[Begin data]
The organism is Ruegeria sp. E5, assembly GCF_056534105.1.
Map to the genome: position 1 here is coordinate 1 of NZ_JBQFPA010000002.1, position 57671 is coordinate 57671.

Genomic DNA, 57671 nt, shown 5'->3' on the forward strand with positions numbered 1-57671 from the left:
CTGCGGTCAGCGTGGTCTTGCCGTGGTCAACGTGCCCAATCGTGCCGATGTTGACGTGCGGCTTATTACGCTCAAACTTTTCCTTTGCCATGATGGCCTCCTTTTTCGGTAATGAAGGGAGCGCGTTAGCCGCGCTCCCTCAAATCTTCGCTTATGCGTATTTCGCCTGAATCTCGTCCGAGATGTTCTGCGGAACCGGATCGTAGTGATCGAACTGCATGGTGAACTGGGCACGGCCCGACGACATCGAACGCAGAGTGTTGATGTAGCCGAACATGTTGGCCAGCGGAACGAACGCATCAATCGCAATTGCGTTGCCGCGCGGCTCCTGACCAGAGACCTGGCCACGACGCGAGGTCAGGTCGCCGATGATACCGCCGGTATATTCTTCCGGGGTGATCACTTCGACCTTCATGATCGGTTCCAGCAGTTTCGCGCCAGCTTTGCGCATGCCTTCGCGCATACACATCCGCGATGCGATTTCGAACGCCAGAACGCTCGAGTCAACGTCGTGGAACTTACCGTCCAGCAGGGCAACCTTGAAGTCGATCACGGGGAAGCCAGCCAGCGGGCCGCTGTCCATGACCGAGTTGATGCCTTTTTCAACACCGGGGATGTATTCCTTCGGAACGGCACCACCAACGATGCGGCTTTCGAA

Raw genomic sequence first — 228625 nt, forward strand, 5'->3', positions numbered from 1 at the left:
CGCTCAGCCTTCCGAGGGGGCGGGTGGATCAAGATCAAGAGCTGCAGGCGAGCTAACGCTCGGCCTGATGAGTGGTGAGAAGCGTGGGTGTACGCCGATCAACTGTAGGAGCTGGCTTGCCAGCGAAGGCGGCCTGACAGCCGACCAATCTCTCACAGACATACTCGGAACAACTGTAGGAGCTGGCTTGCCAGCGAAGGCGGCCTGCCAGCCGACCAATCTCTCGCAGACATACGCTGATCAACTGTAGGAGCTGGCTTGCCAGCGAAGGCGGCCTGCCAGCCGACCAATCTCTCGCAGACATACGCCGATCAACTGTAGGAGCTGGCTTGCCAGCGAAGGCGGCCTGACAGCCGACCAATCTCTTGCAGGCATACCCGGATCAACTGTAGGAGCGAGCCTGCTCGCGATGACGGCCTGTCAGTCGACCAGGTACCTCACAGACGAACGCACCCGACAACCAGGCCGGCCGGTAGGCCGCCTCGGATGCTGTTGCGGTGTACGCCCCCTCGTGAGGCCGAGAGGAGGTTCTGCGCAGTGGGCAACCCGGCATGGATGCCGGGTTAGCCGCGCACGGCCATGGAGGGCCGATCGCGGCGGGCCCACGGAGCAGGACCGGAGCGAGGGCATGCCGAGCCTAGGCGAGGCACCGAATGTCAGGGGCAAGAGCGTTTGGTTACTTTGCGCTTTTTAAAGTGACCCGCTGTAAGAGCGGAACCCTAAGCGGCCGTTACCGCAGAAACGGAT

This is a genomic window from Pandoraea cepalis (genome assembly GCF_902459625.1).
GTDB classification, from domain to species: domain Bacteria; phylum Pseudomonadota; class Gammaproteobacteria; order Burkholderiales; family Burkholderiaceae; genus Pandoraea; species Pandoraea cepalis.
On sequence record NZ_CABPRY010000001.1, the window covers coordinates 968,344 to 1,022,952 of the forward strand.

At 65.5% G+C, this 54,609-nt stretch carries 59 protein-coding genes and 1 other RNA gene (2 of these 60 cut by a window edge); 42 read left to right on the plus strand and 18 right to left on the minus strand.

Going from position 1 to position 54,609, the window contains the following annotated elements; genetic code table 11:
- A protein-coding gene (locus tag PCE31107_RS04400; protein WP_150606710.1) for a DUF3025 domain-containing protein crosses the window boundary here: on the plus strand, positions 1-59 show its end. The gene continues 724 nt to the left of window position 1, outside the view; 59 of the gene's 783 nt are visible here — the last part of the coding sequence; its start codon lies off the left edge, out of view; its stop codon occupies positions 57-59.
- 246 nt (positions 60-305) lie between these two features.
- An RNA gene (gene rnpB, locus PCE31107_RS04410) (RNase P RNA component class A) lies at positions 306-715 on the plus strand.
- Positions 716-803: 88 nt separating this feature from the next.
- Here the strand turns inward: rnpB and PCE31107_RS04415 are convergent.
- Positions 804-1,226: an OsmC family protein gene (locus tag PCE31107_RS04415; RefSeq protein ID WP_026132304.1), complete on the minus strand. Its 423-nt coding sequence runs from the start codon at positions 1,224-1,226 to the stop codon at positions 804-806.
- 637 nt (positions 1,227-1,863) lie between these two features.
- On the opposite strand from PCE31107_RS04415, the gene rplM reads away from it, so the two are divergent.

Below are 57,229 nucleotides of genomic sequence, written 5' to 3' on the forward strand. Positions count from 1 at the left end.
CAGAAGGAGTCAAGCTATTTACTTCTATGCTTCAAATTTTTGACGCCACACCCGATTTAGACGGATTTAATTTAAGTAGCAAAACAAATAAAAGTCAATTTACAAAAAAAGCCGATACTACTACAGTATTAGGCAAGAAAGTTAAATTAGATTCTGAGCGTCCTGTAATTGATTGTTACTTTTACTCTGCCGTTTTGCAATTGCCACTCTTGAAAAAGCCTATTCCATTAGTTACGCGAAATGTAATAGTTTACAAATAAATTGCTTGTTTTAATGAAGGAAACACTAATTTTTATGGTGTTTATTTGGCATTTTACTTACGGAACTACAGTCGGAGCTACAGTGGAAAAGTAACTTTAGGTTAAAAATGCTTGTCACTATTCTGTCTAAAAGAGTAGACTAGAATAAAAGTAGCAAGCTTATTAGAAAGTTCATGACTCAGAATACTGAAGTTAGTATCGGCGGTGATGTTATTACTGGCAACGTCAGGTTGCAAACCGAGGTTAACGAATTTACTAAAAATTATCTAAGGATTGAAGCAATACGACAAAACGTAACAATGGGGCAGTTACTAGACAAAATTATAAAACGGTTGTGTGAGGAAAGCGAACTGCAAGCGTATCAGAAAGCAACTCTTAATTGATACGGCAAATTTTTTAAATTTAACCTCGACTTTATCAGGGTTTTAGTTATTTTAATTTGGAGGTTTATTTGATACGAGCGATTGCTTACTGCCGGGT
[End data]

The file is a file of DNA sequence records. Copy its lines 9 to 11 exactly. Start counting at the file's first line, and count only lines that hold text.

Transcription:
On sequence record NZ_CABPRY010000001.1, the window covers coordinates 968,344 to 1,022,952 of the forward strand.

At 65.5% G+C, this 54,609-nt stretch carries 59 protein-coding genes and 1 other RNA gene (2 of these 60 cut by a window edge); 42 read left to right on the plus strand and 18 right to left on the minus strand.

Going from position 1 to position 54,609, the window contains the following annotated elements; genetic code table 11: